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PARIS (Reuters) - "Asian men are just crazy about this," purred the saleswoman, cradling one of her most popular products in her palm.
It's a Primrose Facial Cleansing Masque she sells in the Aesop beauty shop on Paris's Rue Saint Honoré, costing 36 euros ($46.55) for 120 milliliters, enough to buy dozens of bars of soap.
It "works wonders" for men in cities like Beijing, where the air can be steamy and grimy in the summer, she says.
Boutiques like Aesop and big multinationals such as L'Oreal, Estee Lauder and Unilever are finding that men, especially Asian men, are increasingly willing to shell out sizeable sums to take care of their skin.
Sales of men's facial products still make up only a small fraction of the $97 billion global skincare market, but it's a growing fraction, despite the economic slowdown. Last year, skincare sales to men rose 17 percent to $2.4 billion, and 83 percent of that growth was in Asia.
"I was struck when I came to China by how uncomplicated and 'no-taboo' the attitude was," said Alexis Perakis, L'Oreal's China manager.
"I want to feel good and look good and be groomed, so I use products," is the no-nonsense Chinese male approach, he says.
While much of the increased demand is from China, where men buy mass-market brands like L'Oreal's Garnier in supermarkets, South Korea is driving sales of specialty products.
"South Korea is setting the trends for men's grooming," said Nica Lewis, a retail analyst at Mintel International. "Asia looks to the Korean boy bands, who are handsome, with great hair and skin. Perfect teeth. Portraits of health and vitality."
In South Korea, the largest market in the world for men's skincare, she said men were also starting to use BB cream, a type of anti-blemish product with a light tint that crosses into make-up territory.
In India, men are beginning to use skin whiteners, which reduce the amount of melatonin in the skin, with L'Oreal's Garnier and Unilever's Vaseline giving some local brands, long used by Indian women, a run for their money.
Companies say European and American men, however, still favor a more rugged look.
"Asian men strive to look refined and educated because a professional appearance for work is important ... The western European man's routine is primarily for himself, his wife and his family," said Jennifer Bremner, Unilever's global director for Dove Men+Care.
Unilever launched its Dove men's line in 2009 and has moved into 40 countries. Bremner said it was important to develop products specifically for men, such as the soap bar the company says it refashioned to fit the different dimensions of men's hands.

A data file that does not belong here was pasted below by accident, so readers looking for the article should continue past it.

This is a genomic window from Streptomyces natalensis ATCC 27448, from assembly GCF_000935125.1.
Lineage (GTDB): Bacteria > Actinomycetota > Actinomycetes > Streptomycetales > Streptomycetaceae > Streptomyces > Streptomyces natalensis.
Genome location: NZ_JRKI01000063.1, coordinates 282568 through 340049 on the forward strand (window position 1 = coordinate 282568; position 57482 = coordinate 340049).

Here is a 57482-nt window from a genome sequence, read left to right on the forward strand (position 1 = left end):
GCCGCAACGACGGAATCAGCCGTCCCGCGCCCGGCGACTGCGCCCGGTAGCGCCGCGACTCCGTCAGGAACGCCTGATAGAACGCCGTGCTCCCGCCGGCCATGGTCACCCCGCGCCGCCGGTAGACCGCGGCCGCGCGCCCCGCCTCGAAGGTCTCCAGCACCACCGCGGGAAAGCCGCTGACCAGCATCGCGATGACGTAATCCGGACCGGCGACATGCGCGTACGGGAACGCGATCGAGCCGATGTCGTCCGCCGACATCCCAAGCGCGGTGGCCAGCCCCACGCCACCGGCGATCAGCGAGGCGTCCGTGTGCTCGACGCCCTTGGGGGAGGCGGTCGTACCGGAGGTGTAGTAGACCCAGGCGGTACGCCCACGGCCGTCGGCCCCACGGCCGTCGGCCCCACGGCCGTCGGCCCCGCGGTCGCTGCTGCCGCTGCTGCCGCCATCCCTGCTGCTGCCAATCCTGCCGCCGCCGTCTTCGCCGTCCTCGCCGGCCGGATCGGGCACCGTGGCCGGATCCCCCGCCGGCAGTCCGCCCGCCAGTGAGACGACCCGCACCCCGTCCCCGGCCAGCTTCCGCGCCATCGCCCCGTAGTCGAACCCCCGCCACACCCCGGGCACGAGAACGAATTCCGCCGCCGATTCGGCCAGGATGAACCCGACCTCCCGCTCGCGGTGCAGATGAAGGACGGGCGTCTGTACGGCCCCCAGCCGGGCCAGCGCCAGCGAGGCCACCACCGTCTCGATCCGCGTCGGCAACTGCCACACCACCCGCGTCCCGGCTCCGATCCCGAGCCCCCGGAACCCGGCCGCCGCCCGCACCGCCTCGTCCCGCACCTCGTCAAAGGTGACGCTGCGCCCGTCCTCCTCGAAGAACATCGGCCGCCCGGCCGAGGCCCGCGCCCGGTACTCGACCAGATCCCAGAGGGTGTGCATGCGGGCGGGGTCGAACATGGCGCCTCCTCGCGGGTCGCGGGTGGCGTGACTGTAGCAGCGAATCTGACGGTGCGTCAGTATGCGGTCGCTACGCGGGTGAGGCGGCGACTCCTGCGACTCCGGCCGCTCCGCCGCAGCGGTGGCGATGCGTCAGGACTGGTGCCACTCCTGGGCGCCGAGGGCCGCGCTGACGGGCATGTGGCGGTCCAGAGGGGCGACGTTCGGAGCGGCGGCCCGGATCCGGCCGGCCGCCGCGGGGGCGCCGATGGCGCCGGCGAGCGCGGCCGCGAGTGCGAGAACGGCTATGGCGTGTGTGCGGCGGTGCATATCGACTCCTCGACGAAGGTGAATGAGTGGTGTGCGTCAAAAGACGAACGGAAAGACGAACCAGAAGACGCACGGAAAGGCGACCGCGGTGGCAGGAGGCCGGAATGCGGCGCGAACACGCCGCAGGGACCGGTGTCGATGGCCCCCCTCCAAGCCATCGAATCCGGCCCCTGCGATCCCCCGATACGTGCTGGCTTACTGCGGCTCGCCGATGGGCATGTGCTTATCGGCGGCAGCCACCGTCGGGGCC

Unilever is aiming for a broad market. Recent ads for the Dove men's line have shown U.S. basketball player Shaquille O'Neal talking to his mother. After the trials of growing up with an odd name, he says he is now "definitely comfortable in my own skin".
L'Oreal has also renewed its push into men's products, hiring actor and comedian Hugh Laurie as its frontman.
"He appeals to men and women," said Arnaud Jeanteur, deputy general manager of L'Oreal Paris.
If the popular 52-year-old Laurie is comfortable dabbing on the products, it gives permission to others to follow.
To translate these efforts into sales at the beauty counter, the companies have another hurdle to clear. Retailers say men in the United States and Europe are still uncomfortable walking up to a counter they associate with women's products and buying an expensive lotion or cream, even if it is marketed to them.
Brands like Australia-based Aesop try to overcome that reticence by projecting a unisex image, with Scandinavian wood accents, chanting monks on the sound system and white and black bottles.
Online sites like the UK's Mankind.co.uk can spare men's blushes altogether. The success of online sales helped the European market for men's skincare, the second largest in the world behind Asia, manage slight growth in 2011, unlike other European retail segments.
"The market is increasingly sophisticated ... and nowadays men either have money or they don't," said Robert Johnston, associate editor at GQ magazine. "The ones that do are willing to spend it on themselves. But they want to look under the bonnet. They want to know it works."
"Men want proof," agrees L'Oreal's Jeanteur. "They need to be convinced."
A good dollop of marketing helps, too.
L'Oreal has branded an eye cream made by Biotherm Homme with the action-man title High Recharge Eye Shot.
Estee Lauder borrows on the imagery of the science laboratory and the doctor's surgery with its Lab series and Clinique men's line, both in unfrilly black and white packaging.
It remains to be seen whether the dark arts of marketing will tempt many men into the luxury cream market, where women can spend 300 euros on a tiny pot that promises to take 10 years off their face.
Family-owned French beauty company Sisley is banking on it with its recently launched Sisleyum, a men's face cream in a 50 ml jar priced at 150 euros.
That's 15 euros per teaspoonful to your average Joe.
($1 = 0.7733 euros)
Editing by Will Waterman